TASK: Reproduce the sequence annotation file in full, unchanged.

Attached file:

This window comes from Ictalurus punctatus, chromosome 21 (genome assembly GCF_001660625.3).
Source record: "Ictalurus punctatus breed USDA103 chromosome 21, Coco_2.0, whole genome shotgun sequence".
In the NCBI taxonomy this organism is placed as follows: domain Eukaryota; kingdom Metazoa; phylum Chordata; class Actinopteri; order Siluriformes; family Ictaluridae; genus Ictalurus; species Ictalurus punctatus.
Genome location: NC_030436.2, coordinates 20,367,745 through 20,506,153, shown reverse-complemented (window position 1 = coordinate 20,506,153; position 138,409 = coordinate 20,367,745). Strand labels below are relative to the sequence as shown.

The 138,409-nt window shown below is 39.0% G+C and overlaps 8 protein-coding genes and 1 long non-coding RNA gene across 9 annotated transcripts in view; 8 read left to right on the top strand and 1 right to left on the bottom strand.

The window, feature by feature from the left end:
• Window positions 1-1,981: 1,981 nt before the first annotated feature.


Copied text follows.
This window comes from Ictalurus punctatus, chromosome 21 (genome assembly GCF_001660625.3).
Source record: "Ictalurus punctatus breed USDA103 chromosome 21, Coco_2.0, whole genome shotgun sequence".
In the NCBI taxonomy this organism is placed as follows: domain Eukaryota; kingdom Metazoa; phylum Chordata; class Actinopteri; order Siluriformes; family Ictaluridae; genus Ictalurus; species Ictalurus punctatus.
Genome location: NC_030436.2, coordinates 20,367,745 through 20,506,153, shown reverse-complemented (window position 1 = coordinate 20,506,153; position 138,409 = coordinate 20,367,745). Strand labels below are relative to the sequence as shown.

The 138,409-nt window shown below is 39.0% G+C and overlaps 8 protein-coding genes and 1 long non-coding RNA gene across 9 annotated transcripts in view; 8 read left to right on the top strand and 1 right to left on the bottom strand.

The window, feature by feature from the left end:
• Window positions 1-1,981: 1,981 nt before the first annotated feature.